By now many of your have read about 46m’s big adventure into downtown Mountain View.   Here we take a closer look at how he got there based on data we retrieved from his collar after we anesthetized him in a parking lot in Mountain View.  We originally collared 46m in January just south of Big Basin State Park.  You can see from the image below that for the first few months that we had a tag on him, he stayed in his mother’s territory.  Then, like all young males, he dispersed from his mom’s territory to seek out one of his own.  In other studies, young males have been known to travel up to hundreds of miles before settling down in a place to call home.  Part of our research is trying to understand what kind of obstacles and barriers these animals face as they disperse.  In this case 46m wandered north for roughly 2 weeks across the Santa Cruz Mountains into downtown Mountain View.  Note that each yellow point here represents one of 46m’s locations derived from a GPS unit on his collar.  Points are anywhere from 5 minutes to 4 hours apart in time.  We connect the points with a yellow line, but that doesn’t necessarily mean he traveled along that line between points.

If we zoom in on the northern part of his track, we can see where he left the wild and entered a sea of urban development below.  He crossed highway 280 and enterd the Los Altos hills, where he wanderd around and then hunkered down for the day.  The next night he started moving around again and found his way into downtown Mountain View nearly 4 miles from the wildlands he came from.  That’s two nights and parts of three days so far that he was wandering around this highly developed area, and no one had seen him yet.  He’s looking for a territory with potential mates, but clearly this was not it.  My best guess at this point, is that he was looking for a way out, but he was so deep into the urban area, that he was not sure where to go to get back to open space.  In the meantime he evaded detection by moving at night, and hiding in whatever places he can find — in a bush, under a parked car, up in a tree etc.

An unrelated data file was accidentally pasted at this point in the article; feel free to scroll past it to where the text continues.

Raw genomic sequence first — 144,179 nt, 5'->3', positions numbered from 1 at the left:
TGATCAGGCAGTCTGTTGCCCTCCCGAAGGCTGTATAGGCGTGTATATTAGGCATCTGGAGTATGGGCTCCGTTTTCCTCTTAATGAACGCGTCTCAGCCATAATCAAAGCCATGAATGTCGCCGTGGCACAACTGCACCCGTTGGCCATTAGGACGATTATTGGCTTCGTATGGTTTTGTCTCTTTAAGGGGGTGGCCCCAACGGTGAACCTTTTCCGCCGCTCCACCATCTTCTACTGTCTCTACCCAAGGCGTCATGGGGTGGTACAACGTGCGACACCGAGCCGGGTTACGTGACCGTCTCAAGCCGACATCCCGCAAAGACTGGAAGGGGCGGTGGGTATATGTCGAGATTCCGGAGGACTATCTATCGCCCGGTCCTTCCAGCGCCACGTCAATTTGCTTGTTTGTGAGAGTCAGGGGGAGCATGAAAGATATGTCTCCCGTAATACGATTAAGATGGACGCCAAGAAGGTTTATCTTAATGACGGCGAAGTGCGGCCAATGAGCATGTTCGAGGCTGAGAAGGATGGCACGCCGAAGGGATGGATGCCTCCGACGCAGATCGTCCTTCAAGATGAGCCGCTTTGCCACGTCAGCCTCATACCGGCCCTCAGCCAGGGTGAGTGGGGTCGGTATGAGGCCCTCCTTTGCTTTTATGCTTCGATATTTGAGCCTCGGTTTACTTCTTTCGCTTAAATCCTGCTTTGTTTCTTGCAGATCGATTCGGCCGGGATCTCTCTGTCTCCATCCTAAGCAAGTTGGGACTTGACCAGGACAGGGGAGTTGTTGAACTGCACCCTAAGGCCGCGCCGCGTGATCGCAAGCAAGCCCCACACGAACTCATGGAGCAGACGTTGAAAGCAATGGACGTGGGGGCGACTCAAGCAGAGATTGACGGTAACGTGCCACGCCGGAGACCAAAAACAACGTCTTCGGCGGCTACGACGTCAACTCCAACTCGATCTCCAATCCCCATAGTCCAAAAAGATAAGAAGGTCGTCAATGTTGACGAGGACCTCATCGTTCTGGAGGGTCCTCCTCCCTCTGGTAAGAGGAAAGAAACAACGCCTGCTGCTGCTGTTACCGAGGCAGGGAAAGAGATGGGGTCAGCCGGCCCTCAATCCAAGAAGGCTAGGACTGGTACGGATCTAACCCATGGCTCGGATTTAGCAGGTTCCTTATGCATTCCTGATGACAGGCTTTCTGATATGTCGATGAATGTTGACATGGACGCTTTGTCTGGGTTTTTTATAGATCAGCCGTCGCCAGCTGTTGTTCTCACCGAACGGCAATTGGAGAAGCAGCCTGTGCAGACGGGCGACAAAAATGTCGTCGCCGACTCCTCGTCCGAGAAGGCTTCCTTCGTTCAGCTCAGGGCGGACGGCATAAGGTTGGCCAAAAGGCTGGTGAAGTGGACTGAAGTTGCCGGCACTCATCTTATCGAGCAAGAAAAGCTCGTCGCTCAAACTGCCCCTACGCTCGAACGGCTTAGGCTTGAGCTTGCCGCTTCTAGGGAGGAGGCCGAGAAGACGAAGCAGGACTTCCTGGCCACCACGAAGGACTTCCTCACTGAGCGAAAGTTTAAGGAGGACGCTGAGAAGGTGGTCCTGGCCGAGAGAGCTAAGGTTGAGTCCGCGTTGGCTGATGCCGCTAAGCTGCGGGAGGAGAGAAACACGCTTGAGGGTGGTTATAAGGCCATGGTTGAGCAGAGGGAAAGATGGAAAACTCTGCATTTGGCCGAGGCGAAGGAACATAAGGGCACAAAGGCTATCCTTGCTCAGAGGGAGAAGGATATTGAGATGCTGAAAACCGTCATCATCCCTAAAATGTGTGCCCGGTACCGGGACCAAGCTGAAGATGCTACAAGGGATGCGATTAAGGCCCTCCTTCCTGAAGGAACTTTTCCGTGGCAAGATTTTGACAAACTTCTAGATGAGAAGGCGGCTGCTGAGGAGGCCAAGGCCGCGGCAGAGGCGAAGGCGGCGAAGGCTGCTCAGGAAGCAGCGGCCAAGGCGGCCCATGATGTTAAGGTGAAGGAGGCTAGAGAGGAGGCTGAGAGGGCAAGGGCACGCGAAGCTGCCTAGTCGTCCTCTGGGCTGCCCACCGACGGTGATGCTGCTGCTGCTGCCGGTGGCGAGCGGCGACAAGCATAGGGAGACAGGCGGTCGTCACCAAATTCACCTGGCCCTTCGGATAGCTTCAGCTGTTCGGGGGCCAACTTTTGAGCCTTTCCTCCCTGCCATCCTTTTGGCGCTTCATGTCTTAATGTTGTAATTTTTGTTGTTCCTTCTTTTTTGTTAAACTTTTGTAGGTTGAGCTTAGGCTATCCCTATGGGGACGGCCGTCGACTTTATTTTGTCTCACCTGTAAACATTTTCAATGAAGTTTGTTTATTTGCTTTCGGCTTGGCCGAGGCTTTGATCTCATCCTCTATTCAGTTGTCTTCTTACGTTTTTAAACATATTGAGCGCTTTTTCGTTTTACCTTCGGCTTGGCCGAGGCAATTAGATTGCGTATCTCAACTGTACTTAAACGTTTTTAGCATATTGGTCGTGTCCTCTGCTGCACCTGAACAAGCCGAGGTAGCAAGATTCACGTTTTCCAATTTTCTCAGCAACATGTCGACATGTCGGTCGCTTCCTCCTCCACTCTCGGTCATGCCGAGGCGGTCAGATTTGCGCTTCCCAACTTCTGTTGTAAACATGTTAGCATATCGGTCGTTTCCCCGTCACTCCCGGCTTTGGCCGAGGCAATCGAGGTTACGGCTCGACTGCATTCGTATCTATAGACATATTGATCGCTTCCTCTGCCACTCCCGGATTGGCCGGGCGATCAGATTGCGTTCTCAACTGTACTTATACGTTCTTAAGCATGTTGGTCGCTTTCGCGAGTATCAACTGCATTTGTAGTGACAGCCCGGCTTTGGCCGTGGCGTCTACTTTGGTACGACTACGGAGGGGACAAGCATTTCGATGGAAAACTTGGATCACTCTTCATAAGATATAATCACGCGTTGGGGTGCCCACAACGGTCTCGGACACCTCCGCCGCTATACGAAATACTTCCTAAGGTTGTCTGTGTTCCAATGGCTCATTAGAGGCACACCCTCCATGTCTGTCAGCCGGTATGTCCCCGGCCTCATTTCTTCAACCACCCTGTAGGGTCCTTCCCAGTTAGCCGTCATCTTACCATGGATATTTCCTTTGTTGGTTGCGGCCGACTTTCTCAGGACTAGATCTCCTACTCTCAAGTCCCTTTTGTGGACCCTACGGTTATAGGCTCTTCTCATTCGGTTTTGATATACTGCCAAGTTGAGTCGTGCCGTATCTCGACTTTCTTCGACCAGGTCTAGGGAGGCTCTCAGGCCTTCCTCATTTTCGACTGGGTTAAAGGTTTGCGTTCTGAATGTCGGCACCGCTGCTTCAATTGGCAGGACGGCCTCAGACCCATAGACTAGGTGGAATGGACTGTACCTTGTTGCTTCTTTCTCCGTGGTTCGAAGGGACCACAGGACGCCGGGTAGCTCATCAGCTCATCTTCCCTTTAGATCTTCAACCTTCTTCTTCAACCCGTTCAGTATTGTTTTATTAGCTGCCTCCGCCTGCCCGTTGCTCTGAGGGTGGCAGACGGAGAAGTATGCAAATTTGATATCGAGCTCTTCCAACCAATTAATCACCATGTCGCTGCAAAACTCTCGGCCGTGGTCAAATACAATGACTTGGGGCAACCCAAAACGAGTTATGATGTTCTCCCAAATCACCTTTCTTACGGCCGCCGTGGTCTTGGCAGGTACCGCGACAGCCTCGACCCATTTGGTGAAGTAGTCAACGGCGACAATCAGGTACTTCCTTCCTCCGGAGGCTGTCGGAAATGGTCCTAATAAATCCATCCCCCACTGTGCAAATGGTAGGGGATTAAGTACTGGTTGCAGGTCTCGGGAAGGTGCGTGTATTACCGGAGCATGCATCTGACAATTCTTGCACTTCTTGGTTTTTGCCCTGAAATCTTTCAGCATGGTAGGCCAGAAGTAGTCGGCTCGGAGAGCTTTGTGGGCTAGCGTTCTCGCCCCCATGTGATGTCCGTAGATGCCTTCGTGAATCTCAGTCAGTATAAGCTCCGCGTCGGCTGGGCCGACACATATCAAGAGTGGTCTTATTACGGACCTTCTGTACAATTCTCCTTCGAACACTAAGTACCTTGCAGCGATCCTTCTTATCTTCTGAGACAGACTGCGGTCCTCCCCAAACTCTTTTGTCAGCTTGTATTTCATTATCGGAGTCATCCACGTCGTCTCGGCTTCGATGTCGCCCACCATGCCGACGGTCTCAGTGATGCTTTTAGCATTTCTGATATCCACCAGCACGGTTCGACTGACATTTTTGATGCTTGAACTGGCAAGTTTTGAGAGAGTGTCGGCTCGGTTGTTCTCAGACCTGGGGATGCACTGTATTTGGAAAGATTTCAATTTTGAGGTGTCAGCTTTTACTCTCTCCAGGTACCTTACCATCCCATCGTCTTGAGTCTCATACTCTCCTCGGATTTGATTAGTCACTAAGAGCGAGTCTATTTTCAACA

Finally at dawn after his second night, he settled down around 5:45 am and spent the next 9 hours hiding behind a bush in front of an apartment complex on a busy street.

Here is what that bush looks like.  Amazingly, despite being walked and driven past by hundreds of people, nobody saw him.  Nobody noticed him, and perhaps people will find it reassuring that he didn’t bother anyone either.

At around 3pm he decided he didn’t like that spot any more, and he decided to try and find a better place to hang out, as you can see his movement path in the figure above.  Around 7pm we got our first calls from the Mountain View police about a possible collared puma wandering around their town, and we read on the Twitter feeds about a helicopter circling overhead to try to locate him.  Fortunately, the police surrounded him in a safe spot in a parking garage, and we were able to safely assist Cal Fish and Wildlife with anesthetizing him and getting him back to open space!

We’ll keep you up to date on 46m’s future movements and let you know how he is doing.